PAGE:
A book about fallacies. A fallacy is faulty reasoning, an error in logic.
Reading this book actually helps you add creativity to your conversations by helping you find assumptions or ommissions in an argument allowing you to respond cleverly.
The most useful fallacy is anecdotal reasoning where a few individual cases are used to counter an argument of principle. An example in the book discusses an argument for welfare being restructured to encourage people to seek employment when possible and the counterargument discussing one person who committed suicide when his benefits were withdrawn. Statistics should be countered by statistics rather than individual cases.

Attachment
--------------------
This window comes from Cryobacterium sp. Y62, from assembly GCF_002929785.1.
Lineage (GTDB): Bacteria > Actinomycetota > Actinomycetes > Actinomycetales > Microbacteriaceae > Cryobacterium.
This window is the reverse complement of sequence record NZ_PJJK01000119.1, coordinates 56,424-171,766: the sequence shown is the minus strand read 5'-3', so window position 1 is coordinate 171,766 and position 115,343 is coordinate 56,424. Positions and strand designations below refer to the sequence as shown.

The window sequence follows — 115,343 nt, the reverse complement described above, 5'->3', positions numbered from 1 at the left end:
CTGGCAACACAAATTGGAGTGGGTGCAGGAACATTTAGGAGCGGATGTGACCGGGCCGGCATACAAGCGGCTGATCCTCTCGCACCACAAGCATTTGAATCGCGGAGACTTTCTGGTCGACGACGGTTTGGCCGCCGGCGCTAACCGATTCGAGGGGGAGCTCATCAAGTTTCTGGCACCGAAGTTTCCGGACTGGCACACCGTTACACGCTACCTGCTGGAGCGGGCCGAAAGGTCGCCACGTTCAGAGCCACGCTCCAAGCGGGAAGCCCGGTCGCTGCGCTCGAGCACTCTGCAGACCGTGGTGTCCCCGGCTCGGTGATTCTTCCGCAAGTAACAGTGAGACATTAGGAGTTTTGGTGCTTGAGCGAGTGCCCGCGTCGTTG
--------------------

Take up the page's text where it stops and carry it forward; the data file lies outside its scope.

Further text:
“Plurium interrogationum” is very effective as it gives the listener a false choice over their destiny: Do you want to put your bricks in the box, or on the shelf?
When something doesn’t sound right, consider the assumptions in the argument.
For example, you’ll see the following often in commercials for a household cleaner: “Kills 99% of all household germs!” This fallacy is called False Precision because exact numbers are used for inexact notions. In this case, what is a ‘household germ’? What if the rest happened to by malaria? The advertisers are using quantity where quality is a highly important factor.
I especially like this book because it tells you how you can win the argument whether it be by identifying situations and ways you can best use these fallacies or with advice that selecting evidence likely to resonate with the other person’s experience is best (ie if they’re a sports person, use an example from athletics in your argument.)
Favorite quote: “An ounce of practice is worth a pound of theory.”